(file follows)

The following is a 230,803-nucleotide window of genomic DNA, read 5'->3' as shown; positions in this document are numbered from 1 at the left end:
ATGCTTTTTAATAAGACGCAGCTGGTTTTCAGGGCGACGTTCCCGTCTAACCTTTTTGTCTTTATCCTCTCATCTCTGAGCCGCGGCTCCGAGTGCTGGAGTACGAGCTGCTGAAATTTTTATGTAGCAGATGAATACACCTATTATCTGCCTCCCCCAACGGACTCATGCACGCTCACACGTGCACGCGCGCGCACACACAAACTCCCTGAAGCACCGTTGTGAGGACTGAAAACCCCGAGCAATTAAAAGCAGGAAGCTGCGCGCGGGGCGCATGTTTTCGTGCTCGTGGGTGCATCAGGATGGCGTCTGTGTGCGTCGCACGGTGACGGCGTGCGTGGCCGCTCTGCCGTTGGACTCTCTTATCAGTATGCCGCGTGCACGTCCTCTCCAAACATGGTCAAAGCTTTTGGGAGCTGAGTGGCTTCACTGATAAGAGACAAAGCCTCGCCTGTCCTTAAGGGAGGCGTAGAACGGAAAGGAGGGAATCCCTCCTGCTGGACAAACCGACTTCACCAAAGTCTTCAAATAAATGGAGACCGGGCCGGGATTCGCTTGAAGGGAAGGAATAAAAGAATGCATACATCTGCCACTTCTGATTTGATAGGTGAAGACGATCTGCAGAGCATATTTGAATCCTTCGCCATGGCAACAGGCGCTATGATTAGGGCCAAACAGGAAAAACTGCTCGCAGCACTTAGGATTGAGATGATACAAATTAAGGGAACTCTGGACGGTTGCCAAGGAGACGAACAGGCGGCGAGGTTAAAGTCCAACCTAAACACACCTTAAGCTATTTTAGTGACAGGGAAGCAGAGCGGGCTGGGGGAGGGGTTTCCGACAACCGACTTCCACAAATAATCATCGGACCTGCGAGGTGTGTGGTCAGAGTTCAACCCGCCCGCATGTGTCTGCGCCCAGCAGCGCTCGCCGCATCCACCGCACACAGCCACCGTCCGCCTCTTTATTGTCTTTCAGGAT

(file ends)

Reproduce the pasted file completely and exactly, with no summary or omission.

The following is a 230,803-nucleotide window of genomic DNA, read 5'->3' as shown; positions in this document are numbered from 1 at the left end:
ATGCTTTTTAATAAGACGCAGCTGGTTTTCAGGGCGACGTTCCCGTCTAACCTTTTTGTCTTTATCCTCTCATCTCTGAGCCGCGGCTCCGAGTGCTGGAGTACGAGCTGCTGAAATTTTTATGTAGCAGATGAATACACCTATTATCTGCCTCCCCCAACGGACTCATGCACGCTCACACGTGCACGCGCGCGCACACACAAACTCCCTGAAGCACCGTTGTGAGGACTGAAAACCCCGAGCAATTAAAAGCAGGAAGCTGCGCGCGGGGCGCATGTTTTCGTGCTCGTGGGTGCATCAGGATGGCGTCTGTGTGCGTCGCACGGTGACGGCGTGCGTGGCCGCTCTGCCGTTGGACTCTCTTATCAGTATGCCGCGTGCACGTCCTCTCCAAACATGGTCAAAGCTTTTGGGAGCTGAGTGGCTTCACTGATAAGAGACAAAGCCTCGCCTGTCCTTAAGGGAGGCGTAGAACGGAAAGGAGGGAATCCCTCCTGCTGGACAAACCGACTTCACCAAAGTCTTCAAATAAATGGAGACCGGGCCGGGATTCGCTTGAAGGGAAGGAATAAAAGAATGCATACATCTGCCACTTCTGATTTGATAGGTGAAGACGATCTGCAGAGCATATTTGAATCCTTCGCCATGGCAACAGGCGCTATGATTAGGGCCAAACAGGAAAAACTGCTCGCAGCACTTAGGATTGAGATGATACAAATTAAGGGAACTCTGGACGGTTGCCAAGGAGACGAACAGGCGGCGAGGTTAAAGTCCAACCTAAACACACCTTAAGCTATTTTAGTGACAGGGAAGCAGAGCGGGCTGGGGGAGGGGTTTCCGACAACCGACTTCCACAAATAATCATCGGACCTGCGAGGTGTGTGGTCAGAGTTCAACCCGCCCGCATGTGTCTGCGCCCAGCAGCGCTCGCCGCATCCACCGCACACAGCCACCGTCCGCCTCTTTATTGTCTTTCAGGAT